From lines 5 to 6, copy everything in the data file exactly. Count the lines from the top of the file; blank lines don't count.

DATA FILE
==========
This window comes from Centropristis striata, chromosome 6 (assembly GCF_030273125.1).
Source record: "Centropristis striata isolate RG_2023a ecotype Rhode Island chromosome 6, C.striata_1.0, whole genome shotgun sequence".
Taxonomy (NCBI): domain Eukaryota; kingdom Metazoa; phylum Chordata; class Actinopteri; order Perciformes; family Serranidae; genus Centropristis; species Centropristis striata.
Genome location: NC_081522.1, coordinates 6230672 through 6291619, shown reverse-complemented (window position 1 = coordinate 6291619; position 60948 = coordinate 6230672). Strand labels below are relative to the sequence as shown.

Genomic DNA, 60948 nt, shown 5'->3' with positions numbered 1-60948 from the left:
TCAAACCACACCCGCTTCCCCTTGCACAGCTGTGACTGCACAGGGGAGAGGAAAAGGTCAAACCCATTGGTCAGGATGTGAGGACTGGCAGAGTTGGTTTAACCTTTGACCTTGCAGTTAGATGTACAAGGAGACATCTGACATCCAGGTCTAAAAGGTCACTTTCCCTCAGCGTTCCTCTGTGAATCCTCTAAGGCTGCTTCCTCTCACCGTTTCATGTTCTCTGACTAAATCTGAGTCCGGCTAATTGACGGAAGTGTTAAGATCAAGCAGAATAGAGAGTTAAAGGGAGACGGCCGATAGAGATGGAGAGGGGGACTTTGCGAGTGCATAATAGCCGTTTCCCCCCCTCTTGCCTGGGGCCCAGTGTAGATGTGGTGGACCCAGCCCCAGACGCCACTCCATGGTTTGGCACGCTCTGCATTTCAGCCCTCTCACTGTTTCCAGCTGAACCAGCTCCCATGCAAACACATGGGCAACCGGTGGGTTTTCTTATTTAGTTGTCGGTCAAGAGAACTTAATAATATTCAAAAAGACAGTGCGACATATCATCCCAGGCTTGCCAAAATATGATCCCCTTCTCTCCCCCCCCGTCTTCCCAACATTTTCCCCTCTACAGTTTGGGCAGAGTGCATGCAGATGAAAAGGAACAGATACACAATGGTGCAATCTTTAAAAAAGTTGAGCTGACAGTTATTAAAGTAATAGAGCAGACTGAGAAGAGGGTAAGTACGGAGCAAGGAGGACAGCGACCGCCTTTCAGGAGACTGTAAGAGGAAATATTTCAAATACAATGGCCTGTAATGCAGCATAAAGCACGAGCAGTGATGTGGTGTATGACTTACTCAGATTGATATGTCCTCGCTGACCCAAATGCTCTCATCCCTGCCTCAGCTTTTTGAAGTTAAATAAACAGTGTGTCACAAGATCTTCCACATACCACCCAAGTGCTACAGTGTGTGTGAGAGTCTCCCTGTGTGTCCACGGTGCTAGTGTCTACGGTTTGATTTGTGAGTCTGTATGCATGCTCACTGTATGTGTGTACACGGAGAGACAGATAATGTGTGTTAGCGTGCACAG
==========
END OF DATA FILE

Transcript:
Genomic DNA, 60948 nt, shown 5'->3' with positions numbered 1-60948 from the left:
TCAAACCACACCCGCTTCCCCTTGCACAGCTGTGACTGCACAGGGGAGAGGAAAAGGTCAAACCCATTGGTCAGGATGTGAGGACTGGCAGAGTTGGTTTAACCTTTGACCTTGCAGTTAGATGTACAAGGAGACATCTGACATCCAGGTCTAAAAGGTCACTTTCCCTCAGCGTTCCTCTGTGAATCCTCTAAGGCTGCTTCCTCTCACCGTTTCATGTTCTCTGACTAAATCTGAGTCCGGCTAATTGACGGAAGTGTTAAGATCAAGCAGAATAGAGAGTTAAAGGGAGACGGCCGATAGAGATGGAGAGGGGGACTTTGCGAGTGCATAATAGCCGTTTCCCCCCCTCTTGCCTGGGGCCCAGTGTAGATGTGGTGGACCCAGCCCCAGACGCCACTCCATGGTTTGGCACGCTCTGCATTTCAGCCCTCTCACTGTTTCCAGCTGAACCAGCTCCCATGCAAACACATGGGCAACCGGTGGGTTTTCTTATTTAGTTGTCGGTCAAGAGAACTTAATAATATTCAAAAAGACAGTGCGACATATCATCCCAGGCTTGCCAAAATATGATCCCCTTCTCTCCCCCCCCGTCTTCCCAACATTTTCCCCTCTACAGTTTGGGCAGAGTGCATGCAGATGAAAAGGAACAGATACACAATGGTGCAATCTTTAAAAAAGTTGAGCTGACAGTTATTAAAGTAATAGAGCAGACTGAGAAGAGGGTAAGTACGGAGCAAGGAGGACAGCGACCGCCTTTCAGGAGACTGTAAGAGGAAATATTTCAAATACAATGGCCTGTAATGCAGCATAAAGCACGAGCAGTGATGTGGTGTATGACTTACTCAGATTGATATGTCCTCGCTGACCCAAATGCTCTCATCCCTGCCTCAGCTTTTTGAAGTTAAATAAACAGTGTGTCACAAGATCTTCCACATACCACCCAAGTGCTACAGTGTGTGTGAGAGTCTCCCTGTGTGTCCACGGTGCTAGTGTCTACGGTTTGATTTGTGAGTCTGTATGCATGCTCACTGTATGTGTGTACACGGAGAGACAGATAATGTGTGTTAGCGTGCACAG